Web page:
VIA SBINSIDER, Holly Go Lightly | January 25th, 2023
Between 1931 and 1934 nearly 4 million people died of starvation in Ukraine, which became known as the Holodomor, or forced starvation resulting in death. This starvation was caused by Joseph Stalin, dictator of the Soviet Union. Are we headed to Holodomor Part II, to be caused by another Russian dictator, Vladimir Putin? At the Great Decisions meeting, held at Mountain View on January 23rd, the topic was Famine – A Renewed Threat in the 21st Century. Mary Jo Bellner Swartzberg presented the materials for this event, followed by a video from the Foreign Policy Association.
In today’s global marketplace and after the Russian invasion of Ukraine, the consequences of a far-reaching famine are expanding right before our eyes. The famine that occurred 90 years ago was forced on Ukraine by Stalin as he mandated collectivist farms. Today, Russia is sanctioning another famine in their name. The destruction of crops in Ukraine puts many other countries, already food-insecure, at great risk for famine. Most of Africa, including Egypt, Middle Eastern countries such as Lebanon, Pakistan and China all rely on grain from Ukraine.
During the Great Decisions presentation one of the primary causes of famine is identified as armed conflict. Whether war, civil war, or revolution, armed conflict disrupts the food supply, destroys farmland, and kills farmers. This was done purposely 90 years ago and is being done today in Ukraine. The war in Ukraine can be defined as an “extreme event in which a large number of people or population in a geographic area is suffering from lack of food,” which is how famine is defined by Daniel Maxwell of Tufts University.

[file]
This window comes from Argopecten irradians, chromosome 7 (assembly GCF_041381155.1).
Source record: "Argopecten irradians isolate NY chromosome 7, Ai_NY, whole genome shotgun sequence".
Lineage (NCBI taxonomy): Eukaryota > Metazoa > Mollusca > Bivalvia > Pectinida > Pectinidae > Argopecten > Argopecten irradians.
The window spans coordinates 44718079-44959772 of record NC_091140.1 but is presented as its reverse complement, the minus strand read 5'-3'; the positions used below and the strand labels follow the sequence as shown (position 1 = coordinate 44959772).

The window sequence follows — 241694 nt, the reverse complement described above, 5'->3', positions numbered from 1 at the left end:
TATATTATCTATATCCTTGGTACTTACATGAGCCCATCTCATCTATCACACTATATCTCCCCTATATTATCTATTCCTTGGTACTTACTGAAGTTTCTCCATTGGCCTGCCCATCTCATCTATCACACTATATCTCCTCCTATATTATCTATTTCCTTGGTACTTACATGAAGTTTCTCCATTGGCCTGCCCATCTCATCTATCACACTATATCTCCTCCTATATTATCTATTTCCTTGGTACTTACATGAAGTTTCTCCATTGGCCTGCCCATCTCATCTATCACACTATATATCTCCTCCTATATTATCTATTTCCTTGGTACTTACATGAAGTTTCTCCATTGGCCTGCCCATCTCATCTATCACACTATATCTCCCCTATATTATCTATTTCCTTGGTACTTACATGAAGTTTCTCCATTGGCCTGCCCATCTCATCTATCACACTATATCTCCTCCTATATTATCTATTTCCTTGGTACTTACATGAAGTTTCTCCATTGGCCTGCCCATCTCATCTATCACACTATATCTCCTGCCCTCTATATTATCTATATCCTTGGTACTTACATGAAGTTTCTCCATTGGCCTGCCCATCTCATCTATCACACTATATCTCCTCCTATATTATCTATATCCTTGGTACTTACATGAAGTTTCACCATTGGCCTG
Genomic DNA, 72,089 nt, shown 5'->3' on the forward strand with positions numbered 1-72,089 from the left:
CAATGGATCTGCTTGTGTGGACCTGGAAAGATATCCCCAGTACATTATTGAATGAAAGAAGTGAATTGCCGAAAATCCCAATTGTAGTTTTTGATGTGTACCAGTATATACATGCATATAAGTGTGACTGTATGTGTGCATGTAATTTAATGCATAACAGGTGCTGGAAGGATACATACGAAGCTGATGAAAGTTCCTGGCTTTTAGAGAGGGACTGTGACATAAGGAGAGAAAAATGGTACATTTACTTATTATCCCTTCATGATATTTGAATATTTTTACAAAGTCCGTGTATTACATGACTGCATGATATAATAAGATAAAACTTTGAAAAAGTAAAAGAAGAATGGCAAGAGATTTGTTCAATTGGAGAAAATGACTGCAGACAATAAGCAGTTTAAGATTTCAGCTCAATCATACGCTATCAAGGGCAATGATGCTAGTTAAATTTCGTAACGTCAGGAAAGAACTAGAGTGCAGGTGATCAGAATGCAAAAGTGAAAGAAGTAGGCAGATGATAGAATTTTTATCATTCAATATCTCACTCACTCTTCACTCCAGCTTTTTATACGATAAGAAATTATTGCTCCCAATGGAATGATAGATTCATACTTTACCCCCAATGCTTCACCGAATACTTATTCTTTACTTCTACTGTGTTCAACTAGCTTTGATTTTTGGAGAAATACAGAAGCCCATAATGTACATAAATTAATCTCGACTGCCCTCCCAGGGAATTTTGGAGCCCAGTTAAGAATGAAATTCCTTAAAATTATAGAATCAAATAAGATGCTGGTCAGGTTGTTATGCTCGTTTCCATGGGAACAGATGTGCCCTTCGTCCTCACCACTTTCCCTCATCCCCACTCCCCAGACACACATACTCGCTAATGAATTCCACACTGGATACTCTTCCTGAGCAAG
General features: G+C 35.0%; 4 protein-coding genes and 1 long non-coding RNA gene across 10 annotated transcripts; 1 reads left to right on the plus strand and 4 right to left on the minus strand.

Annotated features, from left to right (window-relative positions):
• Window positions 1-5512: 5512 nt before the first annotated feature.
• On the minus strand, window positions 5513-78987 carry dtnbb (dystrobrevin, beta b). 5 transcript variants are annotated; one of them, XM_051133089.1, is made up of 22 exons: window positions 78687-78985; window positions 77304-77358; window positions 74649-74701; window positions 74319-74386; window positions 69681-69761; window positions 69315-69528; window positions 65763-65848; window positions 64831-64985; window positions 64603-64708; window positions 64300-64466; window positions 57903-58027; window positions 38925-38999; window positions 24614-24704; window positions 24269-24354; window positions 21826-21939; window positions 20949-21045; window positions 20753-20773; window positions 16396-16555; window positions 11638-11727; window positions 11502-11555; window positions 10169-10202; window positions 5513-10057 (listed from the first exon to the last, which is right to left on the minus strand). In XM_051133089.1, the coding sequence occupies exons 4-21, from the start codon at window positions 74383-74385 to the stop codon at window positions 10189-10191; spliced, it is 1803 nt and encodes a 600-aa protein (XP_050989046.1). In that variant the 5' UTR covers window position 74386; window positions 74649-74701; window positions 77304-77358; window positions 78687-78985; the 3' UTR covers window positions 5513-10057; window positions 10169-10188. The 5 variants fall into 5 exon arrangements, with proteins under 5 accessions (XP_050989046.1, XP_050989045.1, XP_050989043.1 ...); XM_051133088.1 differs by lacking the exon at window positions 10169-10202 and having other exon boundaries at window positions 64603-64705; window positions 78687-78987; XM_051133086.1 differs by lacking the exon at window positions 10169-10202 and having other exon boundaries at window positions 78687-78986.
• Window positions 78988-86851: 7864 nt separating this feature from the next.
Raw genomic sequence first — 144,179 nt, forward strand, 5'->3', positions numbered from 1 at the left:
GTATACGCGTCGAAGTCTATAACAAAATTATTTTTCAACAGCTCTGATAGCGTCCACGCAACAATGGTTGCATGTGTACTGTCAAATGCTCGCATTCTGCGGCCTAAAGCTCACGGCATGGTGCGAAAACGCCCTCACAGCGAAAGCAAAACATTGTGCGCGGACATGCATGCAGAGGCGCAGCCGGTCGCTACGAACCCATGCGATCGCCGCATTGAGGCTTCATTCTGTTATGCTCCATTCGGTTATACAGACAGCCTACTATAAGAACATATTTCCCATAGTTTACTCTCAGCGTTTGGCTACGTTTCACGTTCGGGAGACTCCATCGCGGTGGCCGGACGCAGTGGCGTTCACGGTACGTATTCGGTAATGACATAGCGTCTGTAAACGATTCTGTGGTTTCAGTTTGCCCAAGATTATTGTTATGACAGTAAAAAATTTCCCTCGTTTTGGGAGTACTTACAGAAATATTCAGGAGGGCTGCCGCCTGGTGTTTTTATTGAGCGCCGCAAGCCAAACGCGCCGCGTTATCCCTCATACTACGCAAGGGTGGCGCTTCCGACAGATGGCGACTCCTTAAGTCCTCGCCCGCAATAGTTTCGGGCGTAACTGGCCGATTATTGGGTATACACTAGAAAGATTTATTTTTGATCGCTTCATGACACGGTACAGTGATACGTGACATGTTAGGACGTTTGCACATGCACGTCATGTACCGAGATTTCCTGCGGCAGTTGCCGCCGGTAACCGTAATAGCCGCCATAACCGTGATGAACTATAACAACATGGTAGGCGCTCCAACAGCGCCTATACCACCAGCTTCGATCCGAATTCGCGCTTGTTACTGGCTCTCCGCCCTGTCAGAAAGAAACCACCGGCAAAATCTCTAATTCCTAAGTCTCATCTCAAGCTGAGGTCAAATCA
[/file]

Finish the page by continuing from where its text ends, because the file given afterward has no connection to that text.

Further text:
In a Washington Post article about the Ukraine conflict published in April of last year, Max Bearak wrote ” . . . in six months’ time, poor people will starve to death. I don’t think the world understands that yet.”
Other notable famines were listed during the presentation including:
1770 Begal Famine
1783 Chalisa Famine
1852 Irish Potato Famine
1907 Chinese Famine
1917 Persian Famine
1921 Russian Famine
1932 Russian Famine
1932 Great Chinese Famine
1994 Korean Famine
Armed conflict is one of the main causes of famine. So is disease, either human or plant based as was seen in the Irish Potato Famine. Severe drought in the early part of last century contributed to famines. The Korean famine resulted from large scale flooding and poor government leadership. The Bengal Famine was the result of flooding, cyclones, tidal waves, rice fungus and lost trading partners from whom food was imported. Two of these famines, the 1932 Russian Famine that included Ukraine, and the Great Chinese Famine were brought about by government confiscation and control of farms and of everything the farms produced-creating a “perfect man” based on Marx’s “scientific socialism” didn’t work well then either.
From 2020 to 2022 there has been an increase of 25% of people in food insecurity on the planet. It may be that we can expect this to increase in the coming years.
The next Great Decisions presentation is on Monday January 30 at 3:00 PM, and the Mountain View Ballroom addressing the topic of Climate Migration.